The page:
How To Forgive


If you haven’t read it already, check out my blog post The Surprising Truth about Forgiveness to make sure you have the proper foundation before embarking on this next post.

Most of us understand that forgiveness is amazingly important. This one concept has the power to define who you are and direct the path of your life either by its presence or absence. Seems important to get it right then…right? I offer the following as my perspective on how to forgive.


The first order of business is to make sure your heart is in the right place. This is also the first step in my post “9 Steps Guaranteed to Improve Your Communication” because I believe in the age old truth that the words coming out of your mouth are the overflow of what is in your heart. Make sure you have taken intentional time to calm yourself and look as objectively as you can at what happened. The point is to seek understanding of what happened inside of you rather than find evidence to convict the other person. The moment I start to understand myself after I have been wronged is the moment I start to break the power it has over me.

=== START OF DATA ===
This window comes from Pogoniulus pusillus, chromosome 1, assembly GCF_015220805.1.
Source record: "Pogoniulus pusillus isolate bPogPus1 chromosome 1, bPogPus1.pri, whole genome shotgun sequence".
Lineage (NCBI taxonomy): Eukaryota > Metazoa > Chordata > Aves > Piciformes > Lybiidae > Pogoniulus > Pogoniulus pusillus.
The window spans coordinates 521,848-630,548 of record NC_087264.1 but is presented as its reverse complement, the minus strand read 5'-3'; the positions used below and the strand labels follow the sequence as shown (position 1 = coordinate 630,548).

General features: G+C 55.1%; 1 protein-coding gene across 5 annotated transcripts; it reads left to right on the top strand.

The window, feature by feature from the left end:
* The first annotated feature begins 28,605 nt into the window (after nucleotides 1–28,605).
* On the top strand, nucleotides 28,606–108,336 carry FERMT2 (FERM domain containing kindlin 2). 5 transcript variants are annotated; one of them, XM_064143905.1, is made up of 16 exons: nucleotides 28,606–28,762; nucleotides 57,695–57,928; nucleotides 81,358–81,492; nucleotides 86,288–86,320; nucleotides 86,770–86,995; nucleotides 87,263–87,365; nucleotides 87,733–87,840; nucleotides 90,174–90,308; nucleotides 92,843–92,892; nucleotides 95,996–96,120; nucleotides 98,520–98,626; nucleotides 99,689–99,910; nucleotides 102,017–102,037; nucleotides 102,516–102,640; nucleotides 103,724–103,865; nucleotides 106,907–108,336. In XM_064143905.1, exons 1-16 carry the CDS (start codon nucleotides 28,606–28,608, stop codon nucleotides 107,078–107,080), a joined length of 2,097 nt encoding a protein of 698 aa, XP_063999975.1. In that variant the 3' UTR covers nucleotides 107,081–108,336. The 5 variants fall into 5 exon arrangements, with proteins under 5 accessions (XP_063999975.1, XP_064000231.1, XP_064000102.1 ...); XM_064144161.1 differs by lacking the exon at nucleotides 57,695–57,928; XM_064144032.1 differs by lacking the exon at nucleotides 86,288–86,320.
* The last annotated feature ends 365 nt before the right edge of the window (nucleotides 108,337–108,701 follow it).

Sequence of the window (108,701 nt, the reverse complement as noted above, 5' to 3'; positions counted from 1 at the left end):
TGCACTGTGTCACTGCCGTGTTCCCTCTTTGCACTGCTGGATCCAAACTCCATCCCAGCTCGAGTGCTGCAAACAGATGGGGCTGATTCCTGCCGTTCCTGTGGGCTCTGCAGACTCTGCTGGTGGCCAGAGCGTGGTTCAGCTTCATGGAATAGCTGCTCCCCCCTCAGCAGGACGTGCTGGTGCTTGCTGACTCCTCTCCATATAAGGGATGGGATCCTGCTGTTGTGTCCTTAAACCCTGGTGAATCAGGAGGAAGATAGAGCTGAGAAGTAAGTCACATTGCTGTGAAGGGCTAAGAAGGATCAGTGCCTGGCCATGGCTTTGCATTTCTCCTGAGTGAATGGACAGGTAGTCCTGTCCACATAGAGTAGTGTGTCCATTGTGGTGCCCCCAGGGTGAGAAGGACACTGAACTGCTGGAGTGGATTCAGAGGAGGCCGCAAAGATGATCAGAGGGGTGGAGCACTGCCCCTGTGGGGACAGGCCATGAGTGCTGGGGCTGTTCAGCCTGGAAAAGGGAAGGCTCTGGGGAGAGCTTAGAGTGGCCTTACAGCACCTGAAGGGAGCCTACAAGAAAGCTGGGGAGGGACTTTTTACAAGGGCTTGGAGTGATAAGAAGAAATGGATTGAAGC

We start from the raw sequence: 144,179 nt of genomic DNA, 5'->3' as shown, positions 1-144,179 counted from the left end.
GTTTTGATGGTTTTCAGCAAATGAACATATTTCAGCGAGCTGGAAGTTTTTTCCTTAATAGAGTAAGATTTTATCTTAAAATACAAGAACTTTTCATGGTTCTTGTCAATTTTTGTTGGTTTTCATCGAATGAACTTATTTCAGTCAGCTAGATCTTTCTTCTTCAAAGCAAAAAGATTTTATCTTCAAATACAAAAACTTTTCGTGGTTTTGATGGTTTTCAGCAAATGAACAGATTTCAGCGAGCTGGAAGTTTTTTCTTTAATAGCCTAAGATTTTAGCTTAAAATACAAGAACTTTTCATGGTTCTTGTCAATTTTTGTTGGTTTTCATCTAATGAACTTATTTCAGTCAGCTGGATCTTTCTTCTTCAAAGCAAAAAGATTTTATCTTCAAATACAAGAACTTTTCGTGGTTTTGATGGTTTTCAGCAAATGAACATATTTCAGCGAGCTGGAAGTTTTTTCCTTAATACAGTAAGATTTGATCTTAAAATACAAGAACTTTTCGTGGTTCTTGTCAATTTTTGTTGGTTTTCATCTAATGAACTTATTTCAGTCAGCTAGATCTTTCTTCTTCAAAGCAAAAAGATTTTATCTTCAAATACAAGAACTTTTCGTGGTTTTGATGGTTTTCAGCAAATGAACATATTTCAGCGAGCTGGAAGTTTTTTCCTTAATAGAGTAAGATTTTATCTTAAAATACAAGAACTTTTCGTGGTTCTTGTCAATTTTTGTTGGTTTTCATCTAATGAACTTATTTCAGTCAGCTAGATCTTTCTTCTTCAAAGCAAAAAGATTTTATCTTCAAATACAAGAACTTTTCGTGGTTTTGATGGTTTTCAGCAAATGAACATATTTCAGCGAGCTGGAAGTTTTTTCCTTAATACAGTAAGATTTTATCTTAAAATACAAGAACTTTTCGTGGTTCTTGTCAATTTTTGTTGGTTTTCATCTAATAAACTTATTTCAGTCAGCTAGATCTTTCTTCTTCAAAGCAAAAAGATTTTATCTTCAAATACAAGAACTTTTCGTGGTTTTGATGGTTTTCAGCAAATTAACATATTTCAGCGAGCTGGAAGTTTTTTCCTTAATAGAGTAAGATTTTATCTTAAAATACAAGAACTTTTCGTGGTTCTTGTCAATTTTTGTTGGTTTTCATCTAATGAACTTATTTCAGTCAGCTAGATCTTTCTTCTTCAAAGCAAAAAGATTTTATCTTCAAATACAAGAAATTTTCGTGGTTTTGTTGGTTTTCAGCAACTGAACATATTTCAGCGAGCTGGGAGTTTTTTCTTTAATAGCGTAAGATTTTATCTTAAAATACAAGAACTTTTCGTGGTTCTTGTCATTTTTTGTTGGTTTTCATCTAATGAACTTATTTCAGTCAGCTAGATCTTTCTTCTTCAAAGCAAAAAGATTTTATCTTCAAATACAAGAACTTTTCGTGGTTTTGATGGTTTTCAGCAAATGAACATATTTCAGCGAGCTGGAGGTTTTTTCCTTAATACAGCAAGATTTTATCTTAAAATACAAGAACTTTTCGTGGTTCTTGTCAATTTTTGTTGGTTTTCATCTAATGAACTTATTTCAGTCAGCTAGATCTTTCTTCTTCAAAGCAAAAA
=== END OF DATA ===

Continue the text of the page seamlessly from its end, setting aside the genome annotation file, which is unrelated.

In addition to understanding me, it would be wise to understand the other person’s perspective. Orson Scott Card said, “In the moment when I truly understand my enemy, understand him well enough to defeat him, then in that very moment I also love him.” The goal here is not to inject affection into a relationship that might not deserve it, but rather to put the “human” back into that person. If I take the time to find the common ground we share, it becomes much easier to find the peace within me that allows for the process of forgiveness to continue.

Surrender the Resentment